UK short-dated gilt yields hit record lows after weak data, BoE comments

LONDON (Reuters) - Short-dated British government bond yields fell further below zero on Friday, setting fresh all-time lows, after data showed a record collapse in retail sales due to the coronavirus and the Bank of England said more bond purchases are “quite possible”.

FILE PHOTO: People wearing masks walk past the Bank of England, as the spread of the coronavirus disease (COVID-19) continues, in London, Britain, March 23, 2020. REUTERS/Toby Melville

Two-year gilt yields GB2YT=RR dropped as low as -0.080% and five-year yields GB5YT=RR sank to -0.039% at 0718 GMT, down 3 basis points, just a couple of days after a three-year gilt sold at auction with a negative yield for the first time.

Six- and seven-year gilt yields GB6YT=RRGB7YT=RR also traded in negative territory and recorded their lowest levels since March 9, as did benchmark 10-year yields GB10YT=RR, which dropped 2 basis points to 0.15%.

The climb in gilt prices came despite official data showing the highest monthly government borrowing on record in April at 62.1 billion pounds and Britain’s debt-to-GDP ratio jumping to its highest since 1963 at 97.7%.

The higher borrowing reflects a surge in spending to mitigate the effect of the coronavirus and falling tax revenues. Official figures on Friday showed retail sales dropped a record 18.1% in April due largely to the lockdown.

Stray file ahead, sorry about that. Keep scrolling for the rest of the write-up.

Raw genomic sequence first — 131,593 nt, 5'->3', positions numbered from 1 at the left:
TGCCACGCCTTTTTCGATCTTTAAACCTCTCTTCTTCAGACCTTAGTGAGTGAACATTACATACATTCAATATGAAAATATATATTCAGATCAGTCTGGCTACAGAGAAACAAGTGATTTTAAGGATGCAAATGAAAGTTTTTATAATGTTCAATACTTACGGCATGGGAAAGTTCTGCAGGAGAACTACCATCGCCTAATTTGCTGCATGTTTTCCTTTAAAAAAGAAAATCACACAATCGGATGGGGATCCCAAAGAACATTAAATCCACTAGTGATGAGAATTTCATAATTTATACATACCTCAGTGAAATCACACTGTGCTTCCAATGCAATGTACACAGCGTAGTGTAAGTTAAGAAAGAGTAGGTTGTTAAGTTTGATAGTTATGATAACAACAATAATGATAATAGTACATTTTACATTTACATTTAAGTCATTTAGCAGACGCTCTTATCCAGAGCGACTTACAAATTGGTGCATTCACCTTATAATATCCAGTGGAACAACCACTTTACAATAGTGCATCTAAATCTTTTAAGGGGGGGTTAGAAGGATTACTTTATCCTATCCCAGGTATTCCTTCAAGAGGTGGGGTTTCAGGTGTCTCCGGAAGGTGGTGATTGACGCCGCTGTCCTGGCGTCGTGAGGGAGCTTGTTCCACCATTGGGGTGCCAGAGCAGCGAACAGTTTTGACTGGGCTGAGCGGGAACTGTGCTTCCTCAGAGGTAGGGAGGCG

The Bank of England’s announcement in March that it would buy an extra 200 billion pounds of assets, mostly gilts, has played a major role in keeping yields low.

BoE Deputy Governor Dave Ramsden told Reuters in an interview published earlier on Friday that it was “quite possible” the BoE would announce more gilt purchases, and the central bank had plenty of headroom to do so.

Negative interest rates also remained under consideration, though they would be complex to implement, he added, echoing recent comments from BoE Governor Andrew Bailey.

“The amount of debt is not necessarily what matters, but the cost to service this debt,” said Paul Craig, a portfolio manager at wealth management company Quilter Investors.

“While gilts are being sold with negative yields, and the BoE being the most prominent buyer of this debt, the government will be fairly comfortable with the borrowing that is required currently,” he added.

Government budget forecasters last week estimated borrowing this financial year could reach 298 billion pounds.

Reporting by David Milliken; Editing by William Schomberg